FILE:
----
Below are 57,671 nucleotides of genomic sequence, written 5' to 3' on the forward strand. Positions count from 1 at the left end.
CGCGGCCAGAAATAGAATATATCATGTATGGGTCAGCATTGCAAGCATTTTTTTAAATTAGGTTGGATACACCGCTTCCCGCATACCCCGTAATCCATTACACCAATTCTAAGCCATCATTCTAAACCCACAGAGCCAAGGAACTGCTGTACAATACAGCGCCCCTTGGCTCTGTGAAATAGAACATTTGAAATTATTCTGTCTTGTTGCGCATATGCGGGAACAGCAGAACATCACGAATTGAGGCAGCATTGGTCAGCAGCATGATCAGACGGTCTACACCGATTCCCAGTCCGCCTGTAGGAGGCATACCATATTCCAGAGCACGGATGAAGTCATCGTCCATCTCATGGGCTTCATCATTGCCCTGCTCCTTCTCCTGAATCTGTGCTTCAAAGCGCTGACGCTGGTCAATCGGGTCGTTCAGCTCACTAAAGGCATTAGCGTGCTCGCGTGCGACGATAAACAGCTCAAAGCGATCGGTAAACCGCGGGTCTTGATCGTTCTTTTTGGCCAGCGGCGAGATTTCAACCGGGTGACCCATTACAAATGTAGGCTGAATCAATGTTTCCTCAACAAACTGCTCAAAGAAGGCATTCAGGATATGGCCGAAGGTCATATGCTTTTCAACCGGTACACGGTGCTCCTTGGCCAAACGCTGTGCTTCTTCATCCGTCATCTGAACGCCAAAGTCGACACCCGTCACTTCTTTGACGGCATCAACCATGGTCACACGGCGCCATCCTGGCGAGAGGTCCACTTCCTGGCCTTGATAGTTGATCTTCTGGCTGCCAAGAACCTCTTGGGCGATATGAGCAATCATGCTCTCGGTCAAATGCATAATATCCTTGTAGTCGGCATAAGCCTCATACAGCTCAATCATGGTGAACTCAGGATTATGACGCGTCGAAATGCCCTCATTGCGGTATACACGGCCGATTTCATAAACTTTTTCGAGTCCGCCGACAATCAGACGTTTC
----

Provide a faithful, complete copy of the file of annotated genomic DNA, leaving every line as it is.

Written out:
Below are 57,671 nucleotides of genomic sequence, written 5' to 3' on the forward strand. Positions count from 1 at the left end.
CGCGGCCAGAAATAGAATATATCATGTATGGGTCAGCATTGCAAGCATTTTTTTAAATTAGGTTGGATACACCGCTTCCCGCATACCCCGTAATCCATTACACCAATTCTAAGCCATCATTCTAAACCCACAGAGCCAAGGAACTGCTGTACAATACAGCGCCCCTTGGCTCTGTGAAATAGAACATTTGAAATTATTCTGTCTTGTTGCGCATATGCGGGAACAGCAGAACATCACGAATTGAGGCAGCATTGGTCAGCAGCATGATCAGACGGTCTACACCGATTCCCAGTCCGCCTGTAGGAGGCATACCATATTCCAGAGCACGGATGAAGTCATCGTCCATCTCATGGGCTTCATCATTGCCCTGCTCCTTCTCCTGAATCTGTGCTTCAAAGCGCTGACGCTGGTCAATCGGGTCGTTCAGCTCACTAAAGGCATTAGCGTGCTCGCGTGCGACGATAAACAGCTCAAAGCGATCGGTAAACCGCGGGTCTTGATCGTTCTTTTTGGCCAGCGGCGAGATTTCAACCGGGTGACCCATTACAAATGTAGGCTGAATCAATGTTTCCTCAACAAACTGCTCAAAGAAGGCATTCAGGATATGGCCGAAGGTCATATGCTTTTCAACCGGTACACGGTGCTCCTTGGCCAAACGCTGTGCTTCTTCATCCGTCATCTGAACGCCAAAGTCGACACCCGTCACTTCTTTGACGGCATCAACCATGGTCACACGGCGCCATCCTGGCGAGAGGTCCACTTCCTGGCCTTGATAGTTGATCTTCTGGCTGCCAAGAACCTCTTGGGCGATATGAGCAATCATGCTCTCGGTCAAATGCATAATATCCTTGTAGTCGGCATAAGCCTCATACAGCTCAATCATGGTGAACTCAGGATTATGACGCGTCGAAATGCCCTCATTGCGGTATACACGGCCGATTTCATAAACTTTTTCGAGTCCGCCGACAATCAGACGTTTC